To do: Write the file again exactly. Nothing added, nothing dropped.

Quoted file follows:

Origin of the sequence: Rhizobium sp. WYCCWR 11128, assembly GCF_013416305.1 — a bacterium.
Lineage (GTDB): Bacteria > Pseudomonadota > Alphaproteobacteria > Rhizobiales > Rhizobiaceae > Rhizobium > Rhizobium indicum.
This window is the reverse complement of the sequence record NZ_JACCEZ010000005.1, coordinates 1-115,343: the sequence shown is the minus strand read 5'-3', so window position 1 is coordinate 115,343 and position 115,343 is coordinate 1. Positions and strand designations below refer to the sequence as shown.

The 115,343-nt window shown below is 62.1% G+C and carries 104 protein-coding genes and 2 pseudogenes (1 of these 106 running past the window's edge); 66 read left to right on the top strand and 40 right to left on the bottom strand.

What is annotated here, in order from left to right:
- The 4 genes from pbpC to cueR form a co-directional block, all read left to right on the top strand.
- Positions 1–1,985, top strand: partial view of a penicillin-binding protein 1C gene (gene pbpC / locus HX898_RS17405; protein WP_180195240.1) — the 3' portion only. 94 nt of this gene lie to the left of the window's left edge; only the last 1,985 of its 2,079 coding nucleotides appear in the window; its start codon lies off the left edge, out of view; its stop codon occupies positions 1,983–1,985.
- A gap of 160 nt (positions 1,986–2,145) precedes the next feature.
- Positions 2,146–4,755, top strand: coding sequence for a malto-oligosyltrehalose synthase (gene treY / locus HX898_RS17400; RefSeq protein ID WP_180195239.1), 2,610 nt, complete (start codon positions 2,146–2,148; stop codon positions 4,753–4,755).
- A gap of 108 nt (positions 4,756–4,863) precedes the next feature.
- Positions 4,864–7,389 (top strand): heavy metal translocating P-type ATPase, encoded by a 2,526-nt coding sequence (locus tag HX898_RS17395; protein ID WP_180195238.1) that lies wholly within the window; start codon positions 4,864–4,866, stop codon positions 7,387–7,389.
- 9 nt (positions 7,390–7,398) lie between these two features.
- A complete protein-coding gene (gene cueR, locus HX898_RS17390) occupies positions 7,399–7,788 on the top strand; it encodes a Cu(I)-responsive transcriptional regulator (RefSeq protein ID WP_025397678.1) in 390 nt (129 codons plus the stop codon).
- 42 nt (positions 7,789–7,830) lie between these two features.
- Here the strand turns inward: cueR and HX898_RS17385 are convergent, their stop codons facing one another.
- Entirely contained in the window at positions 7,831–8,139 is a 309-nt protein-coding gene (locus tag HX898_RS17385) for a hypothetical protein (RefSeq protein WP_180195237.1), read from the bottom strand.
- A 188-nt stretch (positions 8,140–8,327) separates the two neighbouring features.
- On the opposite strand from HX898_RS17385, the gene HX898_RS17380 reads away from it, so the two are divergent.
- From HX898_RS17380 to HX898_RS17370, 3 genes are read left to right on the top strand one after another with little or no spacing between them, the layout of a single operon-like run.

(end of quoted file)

Origin of the sequence: Rhizobium sp. WYCCWR 11128, assembly GCF_013416305.1 — a bacterium.
Lineage (GTDB): Bacteria > Pseudomonadota > Alphaproteobacteria > Rhizobiales > Rhizobiaceae > Rhizobium > Rhizobium indicum.
This window is the reverse complement of the sequence record NZ_JACCEZ010000005.1, coordinates 1-115,343: the sequence shown is the minus strand read 5'-3', so window position 1 is coordinate 115,343 and position 115,343 is coordinate 1. Positions and strand designations below refer to the sequence as shown.

The 115,343-nt window shown below is 62.1% G+C and carries 104 protein-coding genes and 2 pseudogenes (1 of these 106 running past the window's edge); 66 read left to right on the top strand and 40 right to left on the bottom strand.

What is annotated here, in order from left to right:
- The 4 genes from pbpC to cueR form a co-directional block, all read left to right on the top strand.
- Positions 1–1,985, top strand: partial view of a penicillin-binding protein 1C gene (gene pbpC / locus HX898_RS17405; protein WP_180195240.1) — the 3' portion only. 94 nt of this gene lie to the left of the window's left edge; only the last 1,985 of its 2,079 coding nucleotides appear in the window; its start codon lies off the left edge, out of view; its stop codon occupies positions 1,983–1,985.
- A gap of 160 nt (positions 1,986–2,145) precedes the next feature.
- Positions 2,146–4,755, top strand: coding sequence for a malto-oligosyltrehalose synthase (gene treY / locus HX898_RS17400; RefSeq protein ID WP_180195239.1), 2,610 nt, complete (start codon positions 2,146–2,148; stop codon positions 4,753–4,755).
- A gap of 108 nt (positions 4,756–4,863) precedes the next feature.
- Positions 4,864–7,389 (top strand): heavy metal translocating P-type ATPase, encoded by a 2,526-nt coding sequence (locus tag HX898_RS17395; protein ID WP_180195238.1) that lies wholly within the window; start codon positions 4,864–4,866, stop codon positions 7,387–7,389.
- 9 nt (positions 7,390–7,398) lie between these two features.
- A complete protein-coding gene (gene cueR, locus HX898_RS17390) occupies positions 7,399–7,788 on the top strand; it encodes a Cu(I)-responsive transcriptional regulator (RefSeq protein ID WP_025397678.1) in 390 nt (129 codons plus the stop codon).
- 42 nt (positions 7,789–7,830) lie between these two features.
- Here the strand turns inward: cueR and HX898_RS17385 are convergent, their stop codons facing one another.
- Entirely contained in the window at positions 7,831–8,139 is a 309-nt protein-coding gene (locus tag HX898_RS17385) for a hypothetical protein (RefSeq protein WP_180195237.1), read from the bottom strand.
- A 188-nt stretch (positions 8,140–8,327) separates the two neighbouring features.
- On the opposite strand from HX898_RS17385, the gene HX898_RS17380 reads away from it, so the two are divergent.
- From HX898_RS17380 to HX898_RS17370, 3 genes are read left to right on the top strand one after another with little or no spacing between them, the layout of a single operon-like run.